When the NSA story broke last month, many commentators invoked Enemy of the State, the 1998 movie you wrote in which Will Smith is chased by an omnipresent security state. Did this instance of life imitating art surprise you at all?
It didn’t. When Lucas Foster at Simpson/Bruckheimer brought me in, he said he wanted to do a movie about how a guy gets taken down electronically. Behind him on his office wall was a poster of North by Northwest. So I said, “All right, North by Northwest, a guy is taken down electronically, got it.” I started looking around at possible bogeymen, and I came across this book called The Puzzle Palace, by James Bamford, in which he pretty much lays out everything that the NSA is doing now and has done for years. It was a massive eye opener. Anyone who was in any way paying attention to this stuff knew that the NSA was a big vacuum cleaner and that they were storing everything. This has been going on since World War II.
Did you hope the film would set off a debate?
I did. I thought it was important to bring these issues up. The first director I’d gotten the script to was Oliver Stone. Oliver called up the head of Disney and Jerry Bruckheimer and said, “This is a great conspiracy film, and I’d love to do this.” Ultimately Jerry brought in Tony Scott, who did a terrific job, but Tony made it much more entertainment fare. I think had Oliver been involved, the issues would have been highlighted.
What kind of comments did you get from viewers?
A lot of the critics found the plot far-fetched. At the time, no one had ever heard of the NSA, so when I was telling people about the NSA’s capabilities, they would look at me like I’d just come off a UFO after having been abducted by aliens. They’d say, “The government can’t do this, the government can’t do that.” But I was reading a lot of reports. Several whistle-blowers have come forward saying this is what they’re doing. You had Frank Church and the Church Committee warning about this stuff years ago. They used to open up every piece of mail that was coming back and forth between East Germany and West Germany. Can you imagine the manpower it would take to do that?
Did anyone from the NSA get in touch with you?
The Department of Defense asked me to come down and speak to them after the film came out. I met CIA guys and NSA guys. I found them all to be very professional. They were very focused on the mission and on defending the country. I didn’t walk away with a sense that any of them were malevolent. But some of them also had a very myopic view—here’s what you do, and you sit at your computer and you do it.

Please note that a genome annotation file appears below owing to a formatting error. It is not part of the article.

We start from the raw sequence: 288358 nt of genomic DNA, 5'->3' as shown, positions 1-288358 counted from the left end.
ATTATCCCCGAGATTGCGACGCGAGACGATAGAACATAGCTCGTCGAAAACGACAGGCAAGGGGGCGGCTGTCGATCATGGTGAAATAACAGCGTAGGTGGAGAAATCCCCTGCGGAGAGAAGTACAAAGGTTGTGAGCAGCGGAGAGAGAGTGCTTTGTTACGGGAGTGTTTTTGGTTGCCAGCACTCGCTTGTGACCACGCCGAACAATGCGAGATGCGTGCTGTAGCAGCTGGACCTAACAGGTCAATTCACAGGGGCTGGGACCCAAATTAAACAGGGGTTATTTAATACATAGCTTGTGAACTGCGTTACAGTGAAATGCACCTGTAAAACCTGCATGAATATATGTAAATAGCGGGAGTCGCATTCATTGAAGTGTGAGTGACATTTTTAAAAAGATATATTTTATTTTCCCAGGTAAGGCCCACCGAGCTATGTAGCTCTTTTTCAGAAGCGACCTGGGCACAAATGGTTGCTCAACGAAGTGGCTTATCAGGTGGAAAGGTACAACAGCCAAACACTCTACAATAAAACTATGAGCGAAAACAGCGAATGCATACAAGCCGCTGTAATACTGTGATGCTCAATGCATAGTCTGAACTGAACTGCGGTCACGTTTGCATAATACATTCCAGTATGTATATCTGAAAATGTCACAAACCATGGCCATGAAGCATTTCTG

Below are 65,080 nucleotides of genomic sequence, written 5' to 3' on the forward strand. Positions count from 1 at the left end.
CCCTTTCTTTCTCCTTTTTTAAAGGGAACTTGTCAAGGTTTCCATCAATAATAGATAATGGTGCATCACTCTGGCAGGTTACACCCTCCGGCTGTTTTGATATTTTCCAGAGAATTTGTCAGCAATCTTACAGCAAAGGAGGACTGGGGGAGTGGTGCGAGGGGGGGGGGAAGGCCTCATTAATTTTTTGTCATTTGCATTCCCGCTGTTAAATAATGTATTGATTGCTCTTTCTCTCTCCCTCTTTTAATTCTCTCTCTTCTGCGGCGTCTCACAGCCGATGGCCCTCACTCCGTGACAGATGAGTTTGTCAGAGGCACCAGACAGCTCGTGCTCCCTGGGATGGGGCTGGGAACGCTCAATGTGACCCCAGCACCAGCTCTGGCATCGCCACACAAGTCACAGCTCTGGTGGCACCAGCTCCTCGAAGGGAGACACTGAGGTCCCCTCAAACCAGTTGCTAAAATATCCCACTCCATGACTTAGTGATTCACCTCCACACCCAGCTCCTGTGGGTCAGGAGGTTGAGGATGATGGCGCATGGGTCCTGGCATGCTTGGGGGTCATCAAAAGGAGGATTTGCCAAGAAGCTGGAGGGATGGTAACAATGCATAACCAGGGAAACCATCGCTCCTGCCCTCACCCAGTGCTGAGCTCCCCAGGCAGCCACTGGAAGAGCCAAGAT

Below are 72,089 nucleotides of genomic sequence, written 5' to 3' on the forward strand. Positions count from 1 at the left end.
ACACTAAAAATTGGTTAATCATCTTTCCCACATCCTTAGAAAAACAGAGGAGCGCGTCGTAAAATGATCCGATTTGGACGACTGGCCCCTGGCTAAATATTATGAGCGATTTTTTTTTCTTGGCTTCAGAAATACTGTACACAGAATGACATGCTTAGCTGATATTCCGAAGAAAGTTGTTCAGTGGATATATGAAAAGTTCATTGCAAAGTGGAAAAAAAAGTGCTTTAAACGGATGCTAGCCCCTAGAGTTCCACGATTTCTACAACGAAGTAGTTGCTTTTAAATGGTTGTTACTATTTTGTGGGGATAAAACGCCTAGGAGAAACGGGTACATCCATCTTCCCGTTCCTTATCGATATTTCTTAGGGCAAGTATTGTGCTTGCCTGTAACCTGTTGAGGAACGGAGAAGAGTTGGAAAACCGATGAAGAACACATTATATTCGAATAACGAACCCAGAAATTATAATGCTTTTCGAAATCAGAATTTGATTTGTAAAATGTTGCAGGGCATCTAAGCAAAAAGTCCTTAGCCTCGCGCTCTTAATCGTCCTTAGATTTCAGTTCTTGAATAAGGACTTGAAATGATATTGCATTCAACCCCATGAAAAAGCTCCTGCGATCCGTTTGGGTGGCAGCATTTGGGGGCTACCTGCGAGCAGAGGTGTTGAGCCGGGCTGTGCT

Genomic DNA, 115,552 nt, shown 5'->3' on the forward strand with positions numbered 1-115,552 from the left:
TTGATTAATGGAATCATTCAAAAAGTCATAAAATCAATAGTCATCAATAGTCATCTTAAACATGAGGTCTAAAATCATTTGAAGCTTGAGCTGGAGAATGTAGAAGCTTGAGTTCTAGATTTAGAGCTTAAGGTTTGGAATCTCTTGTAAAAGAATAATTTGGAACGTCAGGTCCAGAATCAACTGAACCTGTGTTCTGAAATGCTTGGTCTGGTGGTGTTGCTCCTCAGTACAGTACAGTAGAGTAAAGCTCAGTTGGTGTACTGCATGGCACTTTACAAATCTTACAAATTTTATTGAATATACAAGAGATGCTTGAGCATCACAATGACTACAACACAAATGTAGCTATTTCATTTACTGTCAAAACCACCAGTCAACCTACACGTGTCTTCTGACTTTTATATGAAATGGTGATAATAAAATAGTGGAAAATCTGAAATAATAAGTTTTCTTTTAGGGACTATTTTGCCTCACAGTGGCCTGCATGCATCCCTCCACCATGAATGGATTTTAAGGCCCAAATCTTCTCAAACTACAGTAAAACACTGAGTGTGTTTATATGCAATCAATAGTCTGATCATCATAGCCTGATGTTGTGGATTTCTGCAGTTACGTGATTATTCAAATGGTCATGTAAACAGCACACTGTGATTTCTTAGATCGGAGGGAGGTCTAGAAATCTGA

What you have is this machine that’s self-perpetuating. It starts to grow on its own, and the more power it gets, the more power it wants to assume. And as a result of the Patriot Act and 9/11, that apparatus is looking more and more at what’s going on inside this country.
Do you think we now view the privacy-security trade-off differently than we did in 1998?
Something that Orwell never figured out in 1984 is that people would embrace the idea of Big Brother if there’s a game attached to it, or if it’s convenient. You buy a monitor at Best Buy that has a little camera inside that allows you to make Skype calls, and you don’t realize what else is behind that camera. As long as you can present that kind of technology with a fun app, it’s no longer the omnipotent HAL with a red glowing eye—it’s a little black dot at the top of your computer that allows you to talk to your friends all over the world. But that comes at a price. You as an individual have to make a choice: Do you want to use this technology and what comes with it, or do you want to move out to a cabin in the woods and start growing vegetables?
Do you think the most recent leaks are going to send more people out to cabins in the woods?
I don’t think your average American cares. After a couple of months these kind of things usually blow over, and no one thinks about it anymore. But with the Snowden leaks, it might be a bit different. Every day that he is out and free, he’s bringing more attention to this issue. People get it thrown in their face on the nightly news.
So Snowden is a character who can keep a narrative alive.
Yeah. And he’s not a villain, he’s not a spy. He’s just a man who saw something that he believed was quite wrong. I salute him for his guts and his courage. And I’m sure there are twenty screenwriters in Hollywood right now trying to track down the rights to his story.